True to form it took me nearly three months before I got around to doing something that I had planned on doing the week we arrived. I went for a run. Not just any old run but a run with an expat running club. Joining the Phnom Penh Hash House Harriers on their weekly run definitely showed me something of rural Cambodia that I would have otherwise missed.
Come 2:15pm Sunday the tracksuit wearing exercisers congregate at the Phnom Penh train station. At first glace it looks like a club for nerds, misfits and middle aged blokes with no mates who, one afternoon per week, get together, assume imagined identities and escape reality. There certainly was a bit of that but there was also a whole lot more. A closer look revealed quite a diverse group of people: expats and locals, young and old, fit and bordering on obese.
All the preparations have been completed. A fresh layer of white paint covers the concrete curves of all the main roads. The propaganda is in place: flags, billboards and enormous effigies of the benevolent Hen Sun are everywhere. The beggars, homeless and mentally unwell have been rounded up, imprisoned and are now being “reeducated”. Vacant blocks which just a week ago were littered with garbage and filth have been cleaned up and are now home to hundreds of market stalls and a concert stage. The exodus of city dwellers has in no way offset the influx of visitors.
The girth of the great Tonle Sap has grown fat and swollen from months spent gorging thirstily on the flow from the Mekong. The rains have lessened with the turning of the seasons and the upstream flow goes slack. The full moon approaches and soon the accumulated water in the lake will begin to seep back downstream making its way for the shores of the South China Sea. In Cambodia this changing of the tides is cause for celebration. Water Festival (Bon Om Tuk) is here.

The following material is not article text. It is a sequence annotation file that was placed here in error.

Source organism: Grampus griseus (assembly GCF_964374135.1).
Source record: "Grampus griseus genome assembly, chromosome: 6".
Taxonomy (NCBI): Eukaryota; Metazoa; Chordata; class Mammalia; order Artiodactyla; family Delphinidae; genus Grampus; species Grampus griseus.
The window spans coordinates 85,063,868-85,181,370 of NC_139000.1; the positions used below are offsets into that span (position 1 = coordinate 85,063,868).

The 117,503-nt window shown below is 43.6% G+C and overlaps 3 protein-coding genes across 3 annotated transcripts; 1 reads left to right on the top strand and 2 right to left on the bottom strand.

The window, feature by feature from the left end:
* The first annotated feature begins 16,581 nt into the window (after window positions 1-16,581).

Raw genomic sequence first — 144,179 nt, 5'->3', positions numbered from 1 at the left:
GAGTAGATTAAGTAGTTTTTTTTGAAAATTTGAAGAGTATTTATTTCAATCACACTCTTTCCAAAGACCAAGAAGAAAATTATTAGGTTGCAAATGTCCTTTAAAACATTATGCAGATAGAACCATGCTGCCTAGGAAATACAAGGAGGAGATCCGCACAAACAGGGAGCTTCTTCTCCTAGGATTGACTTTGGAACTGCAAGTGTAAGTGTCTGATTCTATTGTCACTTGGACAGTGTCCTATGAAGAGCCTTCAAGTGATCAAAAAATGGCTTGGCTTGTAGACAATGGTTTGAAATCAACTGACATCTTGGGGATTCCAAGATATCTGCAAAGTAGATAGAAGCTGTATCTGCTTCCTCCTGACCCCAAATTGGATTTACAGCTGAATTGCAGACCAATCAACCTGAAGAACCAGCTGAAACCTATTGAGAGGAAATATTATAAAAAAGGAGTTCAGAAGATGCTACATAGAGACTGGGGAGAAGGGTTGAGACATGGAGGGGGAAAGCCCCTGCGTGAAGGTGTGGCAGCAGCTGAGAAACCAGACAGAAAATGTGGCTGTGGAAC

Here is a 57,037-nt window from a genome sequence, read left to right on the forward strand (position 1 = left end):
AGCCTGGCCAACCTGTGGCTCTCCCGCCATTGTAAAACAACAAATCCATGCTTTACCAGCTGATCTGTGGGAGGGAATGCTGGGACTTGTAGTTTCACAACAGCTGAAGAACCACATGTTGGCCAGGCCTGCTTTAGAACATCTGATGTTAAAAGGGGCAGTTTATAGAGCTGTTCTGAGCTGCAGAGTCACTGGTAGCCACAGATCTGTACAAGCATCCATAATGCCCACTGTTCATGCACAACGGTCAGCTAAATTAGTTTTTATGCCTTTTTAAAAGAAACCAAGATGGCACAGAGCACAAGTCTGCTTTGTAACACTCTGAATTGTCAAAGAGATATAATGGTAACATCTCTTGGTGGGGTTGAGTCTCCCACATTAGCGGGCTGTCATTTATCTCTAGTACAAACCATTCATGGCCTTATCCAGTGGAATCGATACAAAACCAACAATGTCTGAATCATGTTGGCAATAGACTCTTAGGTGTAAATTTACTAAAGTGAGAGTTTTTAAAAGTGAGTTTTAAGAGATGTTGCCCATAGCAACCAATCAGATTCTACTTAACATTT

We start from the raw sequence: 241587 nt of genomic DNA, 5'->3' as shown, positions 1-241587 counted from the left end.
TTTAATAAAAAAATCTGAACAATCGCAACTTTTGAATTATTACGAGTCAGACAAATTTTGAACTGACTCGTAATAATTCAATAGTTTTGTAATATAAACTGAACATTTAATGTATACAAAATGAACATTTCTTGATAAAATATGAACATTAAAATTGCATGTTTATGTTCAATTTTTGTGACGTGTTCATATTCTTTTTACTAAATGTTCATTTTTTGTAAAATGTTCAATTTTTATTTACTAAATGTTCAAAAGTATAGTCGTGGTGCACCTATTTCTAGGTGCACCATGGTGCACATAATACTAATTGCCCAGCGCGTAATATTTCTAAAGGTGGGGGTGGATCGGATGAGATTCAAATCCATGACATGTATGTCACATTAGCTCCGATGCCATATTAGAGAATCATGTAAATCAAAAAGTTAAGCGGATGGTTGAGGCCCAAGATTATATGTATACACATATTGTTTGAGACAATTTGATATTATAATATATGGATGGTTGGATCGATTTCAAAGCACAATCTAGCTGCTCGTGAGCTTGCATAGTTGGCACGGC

The festival runs for three days (Sunday through to Tuesday) during which all roads lead to Phnom Penh, traffic comes to a standstill, the population doubles in size, the city doesn’t sleep and crime goes through the roof.
People as far as the eye can see crowd the banks of Tonle Sap to watch the boat racing. Long boats piloted by a crew of up to eighty compete head to head over 1700 metres. Standing upright the crews row like a chain gang furiously hoeing the ground. In some races there seems to be a large gap in talent. This is most obvious when a one of the provincial teams comes up against a team of expats. Even funnier is watching the expat crew struggling to negotiate the upstream row back to the starting line. After two days of heats the results are tallied and the boats are allocated into one of four divisions for the final day.
This racing gig isn’t risk free: while the surface water flows downstream, the undercurrent still flows upstream meaning that if a boat floods the crew better be strong swimmers. This year, the river claimed the life of one unlucky crew member.
When night falls the long boats are replaced by slow moving barges laden to the rails with neon towers of Buddhist kitsch. A fireworks extravaganza provides a fitting backdrop.
While the boat racing and fireworks provide the water festivals obvious highlights, the real joy is to be found treading the pavement. For many people from the provinces the festival will be their only trip into the city. Every piece of pavement and section of park is covered by straw mats on which families eat, sleep and sell anything and everything: secondhand clothes, cutlery and meat skewers.